Jack Straw should go and see The Consul. He could learn about what it means to be an asylum seeker

I went to Gian Carlo Menotti's The Consul in Holland Park last week, the poor person's Glyndebourne, where you can picnic in style, hear excellent young singers, find stylish and witty productions - and all at reasonable prices, without having to leave work in the middle of the afternoon. The Consul was first staged in Philadelphia in 1950 and has rarely been performed since.

It is a moving piece, with lush music and a sharp libretto. The story is of a man trying to get a visa to escape the authorities in an unnamed country; his wife haunts the offices of a consul (of another unnamed country). The couple are living with his strong, solid mother - who has some of the best arias in town - and their sickly baby. We never meet the consul. He is represented throughout by his efficient, unbending secretary, asking endless questions, never giving way.

Desperation takes over, and a macabre dance hints at a world gone mad, as the magician - also looking for a visa - hypnotises them all. But "the system" gives way to no magic. There are only papers and more papers, questions and more questions. The baby dies. The grandmother dies. Hope dies - and the mother contemplates suicide. She leaves the consul's office to kill herself just before her husband rushes in, looking for a place of safety - and his wife. He is removed by the secret police - and the secretary shows her first human touch, promising to telephone his wife. She does, too late. The phone rings as the wife sits dying, with her head in the gas oven. The bitterness, the pointlessness, the fear, the violence and the oppression are all there in the music and the staging, brilliantly directed by Simon Callow.

I don't know whether they decided to stage The Consul just as the asylum bill was being debated in the House of Lords, but it felt just right. It was actually written after a young Polish woman committed suicide on Ellis Island when she failed to get into the US, and it no doubt reflected the horror of people trapped in Nazi Germany and elsewhere before the second world war. But it has a strong resonance today, as the UK becomes less and less welcoming to genuine asylum seekers. Jack Straw, eat your heart out. Or, better still, go and see it.

Of course, not all consuls are or were invisible. I am just rereading Michael Smith's excellent biography of Frank Foley, Foley: the spy who saved 10,000 Jews, which came out in paperback recently. Foley was MI6 head of station in pre-war Berlin. His day job, and cover, was as passport control officer. Knowing what was happening to the Jews, he risked reputation, personal safety and British government irritation in helping people to safety - some tens of thousands, in all probability. And there were others who helped, too. But the bureaucratic, uncaring, absent consul is infinitely nearer the asylum seeker's experience, then and now.

The cabinet reshuffle, hotly debated in the press, turns out to be a damp squib. I leave for a conference in Spain before the details are fully announced, but I am able to tell the Welsh contingent at the conference I am attending that they have a new Welsh Secretary in Paul Murphy, though none of us really knows what his role will be with the Welsh Assembly. If we have true devolution of powers, do we need a Welsh Secretary? At more junior ranks, it is excellent to see so many women on the first rung of the ladder - and to see Philip Hunt in a health job, after running the NHS Confederation in a previous life. It feels just right.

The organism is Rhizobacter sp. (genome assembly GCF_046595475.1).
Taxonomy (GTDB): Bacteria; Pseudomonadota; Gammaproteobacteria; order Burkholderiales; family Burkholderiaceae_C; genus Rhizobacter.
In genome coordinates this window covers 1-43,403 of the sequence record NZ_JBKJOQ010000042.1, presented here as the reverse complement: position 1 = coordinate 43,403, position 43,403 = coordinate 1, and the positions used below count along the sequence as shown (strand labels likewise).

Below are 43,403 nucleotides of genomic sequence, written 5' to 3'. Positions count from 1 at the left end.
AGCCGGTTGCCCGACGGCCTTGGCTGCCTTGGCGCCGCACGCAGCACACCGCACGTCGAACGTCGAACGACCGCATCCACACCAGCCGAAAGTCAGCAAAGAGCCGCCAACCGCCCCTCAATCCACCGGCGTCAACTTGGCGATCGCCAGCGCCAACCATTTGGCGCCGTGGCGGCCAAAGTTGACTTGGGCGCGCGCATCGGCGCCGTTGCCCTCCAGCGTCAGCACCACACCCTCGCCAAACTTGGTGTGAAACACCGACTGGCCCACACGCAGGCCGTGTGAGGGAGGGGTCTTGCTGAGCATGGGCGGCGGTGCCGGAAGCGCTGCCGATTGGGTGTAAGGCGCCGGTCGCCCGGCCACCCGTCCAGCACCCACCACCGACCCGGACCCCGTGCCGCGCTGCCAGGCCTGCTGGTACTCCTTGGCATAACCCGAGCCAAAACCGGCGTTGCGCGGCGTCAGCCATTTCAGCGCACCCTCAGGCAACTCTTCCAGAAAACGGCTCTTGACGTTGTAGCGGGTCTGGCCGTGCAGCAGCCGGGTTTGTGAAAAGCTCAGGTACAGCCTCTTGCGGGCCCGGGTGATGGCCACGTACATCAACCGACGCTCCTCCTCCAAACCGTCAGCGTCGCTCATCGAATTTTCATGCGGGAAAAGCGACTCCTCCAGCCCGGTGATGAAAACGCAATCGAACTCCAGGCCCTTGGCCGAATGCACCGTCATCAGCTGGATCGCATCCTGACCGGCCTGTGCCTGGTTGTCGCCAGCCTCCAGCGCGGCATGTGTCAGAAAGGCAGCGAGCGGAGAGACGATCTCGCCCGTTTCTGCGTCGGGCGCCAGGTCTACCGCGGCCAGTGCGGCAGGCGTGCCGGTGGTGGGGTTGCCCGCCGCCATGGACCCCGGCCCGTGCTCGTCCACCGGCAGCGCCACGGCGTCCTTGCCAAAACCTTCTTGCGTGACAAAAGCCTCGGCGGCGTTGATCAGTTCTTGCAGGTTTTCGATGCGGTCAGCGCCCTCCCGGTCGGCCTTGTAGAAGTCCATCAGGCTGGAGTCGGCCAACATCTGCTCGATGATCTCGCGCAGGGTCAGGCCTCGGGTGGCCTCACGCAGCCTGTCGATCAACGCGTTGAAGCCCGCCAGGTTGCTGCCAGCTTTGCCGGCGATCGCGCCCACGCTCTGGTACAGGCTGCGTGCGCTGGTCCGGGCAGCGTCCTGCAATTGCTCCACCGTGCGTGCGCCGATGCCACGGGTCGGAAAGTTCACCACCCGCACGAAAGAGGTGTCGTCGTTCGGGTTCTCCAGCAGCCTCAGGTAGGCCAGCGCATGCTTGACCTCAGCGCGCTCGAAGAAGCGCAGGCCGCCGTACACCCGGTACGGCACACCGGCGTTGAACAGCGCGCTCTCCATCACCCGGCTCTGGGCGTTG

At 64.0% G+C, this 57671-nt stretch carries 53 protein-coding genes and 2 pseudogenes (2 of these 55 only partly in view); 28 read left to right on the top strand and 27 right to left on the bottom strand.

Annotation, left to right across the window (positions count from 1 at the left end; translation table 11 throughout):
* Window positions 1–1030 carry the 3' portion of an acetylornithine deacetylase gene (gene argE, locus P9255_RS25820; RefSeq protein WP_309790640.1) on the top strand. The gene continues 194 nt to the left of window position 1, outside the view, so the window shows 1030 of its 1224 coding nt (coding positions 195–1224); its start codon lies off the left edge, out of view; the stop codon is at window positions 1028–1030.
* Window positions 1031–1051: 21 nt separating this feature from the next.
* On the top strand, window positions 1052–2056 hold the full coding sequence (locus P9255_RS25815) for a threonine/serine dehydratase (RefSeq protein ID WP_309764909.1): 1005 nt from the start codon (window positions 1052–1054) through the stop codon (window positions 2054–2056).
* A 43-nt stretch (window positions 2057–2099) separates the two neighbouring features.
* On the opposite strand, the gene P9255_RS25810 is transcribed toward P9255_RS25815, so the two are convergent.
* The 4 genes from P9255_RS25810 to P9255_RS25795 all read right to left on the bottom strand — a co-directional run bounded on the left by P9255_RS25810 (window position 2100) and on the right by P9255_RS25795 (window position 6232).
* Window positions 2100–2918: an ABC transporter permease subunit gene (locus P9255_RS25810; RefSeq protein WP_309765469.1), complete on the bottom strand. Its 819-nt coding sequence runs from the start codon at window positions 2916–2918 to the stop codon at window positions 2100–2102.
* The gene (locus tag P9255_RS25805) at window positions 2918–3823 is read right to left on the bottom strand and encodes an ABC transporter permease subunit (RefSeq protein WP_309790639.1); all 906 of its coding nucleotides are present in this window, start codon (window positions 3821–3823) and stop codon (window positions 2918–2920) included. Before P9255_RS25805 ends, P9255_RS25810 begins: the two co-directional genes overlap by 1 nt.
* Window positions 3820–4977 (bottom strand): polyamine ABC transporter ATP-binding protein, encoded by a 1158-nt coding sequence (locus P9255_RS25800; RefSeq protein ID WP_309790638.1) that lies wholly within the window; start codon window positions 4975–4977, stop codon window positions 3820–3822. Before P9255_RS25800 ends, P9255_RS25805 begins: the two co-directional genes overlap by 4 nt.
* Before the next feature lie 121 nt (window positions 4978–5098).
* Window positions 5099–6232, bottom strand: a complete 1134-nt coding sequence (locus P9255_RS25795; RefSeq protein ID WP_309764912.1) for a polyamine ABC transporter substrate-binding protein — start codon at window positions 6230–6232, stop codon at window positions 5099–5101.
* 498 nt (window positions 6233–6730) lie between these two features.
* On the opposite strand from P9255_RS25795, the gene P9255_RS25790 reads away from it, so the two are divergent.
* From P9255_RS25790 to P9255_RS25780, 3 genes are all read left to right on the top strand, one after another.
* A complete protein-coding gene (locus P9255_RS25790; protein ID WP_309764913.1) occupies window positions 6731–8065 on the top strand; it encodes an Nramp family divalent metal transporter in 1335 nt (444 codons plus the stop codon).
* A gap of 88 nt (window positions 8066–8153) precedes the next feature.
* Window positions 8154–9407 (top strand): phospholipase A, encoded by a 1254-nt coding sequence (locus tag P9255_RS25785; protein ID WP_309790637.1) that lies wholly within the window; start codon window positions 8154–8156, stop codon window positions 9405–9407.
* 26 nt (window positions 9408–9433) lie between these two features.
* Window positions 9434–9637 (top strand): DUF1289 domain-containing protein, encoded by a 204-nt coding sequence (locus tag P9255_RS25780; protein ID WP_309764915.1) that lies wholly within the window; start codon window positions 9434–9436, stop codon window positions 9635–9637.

The conference is outside Barcelona, in the mountains. It is the Johnson & Johnson European Healthcare Leadership programme, run jointly by the King's Fund and the Insead business school, now coming to the end of its summer session. Teams of three - a doctor, a nurse and a manager - from seven European countries are here. I am here for their presentations - along with their home countries' sponsoring organisations, some sponsors from Johnson & Johnson and a few previous participants.

What emerges is a sense of having learnt an enormous amount. It is undeniably moving. Apart from the British and the Irish, everyone is having to speak a foreign language, yet conversations are complex, emotionally charged and full of subtleties. The sense of passionate involvement is palpable. Questions of equity and social justice abound, while the poor quality of many healthcare services is hotly debated.

I came away encouraged by the passion and amused by the last-night dinner, with Irish and German folk songs being sung till dawn and the Spanish staff looking on with pleasure, instead of trying to clear the tables and go home. The pudding arrived to a darkened room, lit by sparklers, and I was handed a huge sword with which to cut the cake. I drew my Johnson & Johnson neighbour to her feet to join me - we held the sword together - and cut the cake as the sparklers fizzled out. Corny, but some participants were visibly trying not to cry!

Then on for the weekend to the parador near Vic, overlooking the River Sau. I am not a summer person, so I cheered up visibly as the thunderstorms started. And to be in an area that had a high degree of religious tolerance - before the Inquisition and the Christianising of Spain - gives me great pleasure. With Jewish communities dotted around this whole area in the 12th century, and visible Moorish influence, one wonders how people lived together - and one mourns the fact that it did not last and that its end was so terrible.

Julia Neuberger is chief executive of the King's Fund

This article first appeared in the 09 August 1999 issue of the New Statesman, Immortal longings grow again